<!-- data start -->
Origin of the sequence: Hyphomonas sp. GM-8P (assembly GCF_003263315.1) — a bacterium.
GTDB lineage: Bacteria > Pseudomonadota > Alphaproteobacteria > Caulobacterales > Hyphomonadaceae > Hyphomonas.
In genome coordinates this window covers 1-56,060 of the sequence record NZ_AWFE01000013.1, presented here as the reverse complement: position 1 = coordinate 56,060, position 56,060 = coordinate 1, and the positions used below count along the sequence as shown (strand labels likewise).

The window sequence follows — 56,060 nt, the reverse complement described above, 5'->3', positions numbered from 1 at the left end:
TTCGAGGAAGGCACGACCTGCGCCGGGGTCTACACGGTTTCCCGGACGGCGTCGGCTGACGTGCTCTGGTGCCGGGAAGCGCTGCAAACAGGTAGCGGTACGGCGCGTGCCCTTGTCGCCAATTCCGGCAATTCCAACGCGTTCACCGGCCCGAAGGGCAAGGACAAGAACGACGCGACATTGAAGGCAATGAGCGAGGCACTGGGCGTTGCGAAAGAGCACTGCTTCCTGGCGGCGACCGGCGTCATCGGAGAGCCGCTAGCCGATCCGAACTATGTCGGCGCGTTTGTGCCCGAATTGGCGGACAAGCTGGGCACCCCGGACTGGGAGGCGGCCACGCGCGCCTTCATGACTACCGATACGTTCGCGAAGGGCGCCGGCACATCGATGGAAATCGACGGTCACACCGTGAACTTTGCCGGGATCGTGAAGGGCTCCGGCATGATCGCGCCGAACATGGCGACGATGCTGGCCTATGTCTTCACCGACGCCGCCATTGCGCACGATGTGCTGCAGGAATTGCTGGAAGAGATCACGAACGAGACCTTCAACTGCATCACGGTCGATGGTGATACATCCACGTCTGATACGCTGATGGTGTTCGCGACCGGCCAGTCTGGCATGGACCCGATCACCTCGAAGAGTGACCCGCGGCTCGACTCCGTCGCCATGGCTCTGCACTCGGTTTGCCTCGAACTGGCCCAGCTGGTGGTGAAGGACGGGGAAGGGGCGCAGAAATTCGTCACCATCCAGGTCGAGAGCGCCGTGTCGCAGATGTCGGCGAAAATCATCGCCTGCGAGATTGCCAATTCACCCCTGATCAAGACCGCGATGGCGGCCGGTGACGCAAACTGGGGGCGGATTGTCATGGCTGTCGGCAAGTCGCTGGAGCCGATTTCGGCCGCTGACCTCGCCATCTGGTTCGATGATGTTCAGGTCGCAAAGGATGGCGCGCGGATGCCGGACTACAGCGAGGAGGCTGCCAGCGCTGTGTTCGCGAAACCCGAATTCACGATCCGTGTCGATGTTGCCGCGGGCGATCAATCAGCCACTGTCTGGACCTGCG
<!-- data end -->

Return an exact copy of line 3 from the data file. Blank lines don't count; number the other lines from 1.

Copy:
In genome coordinates this window covers 1-56,060 of the sequence record NZ_AWFE01000013.1, presented here as the reverse complement: position 1 = coordinate 56,060, position 56,060 = coordinate 1, and the positions used below count along the sequence as shown (strand labels likewise).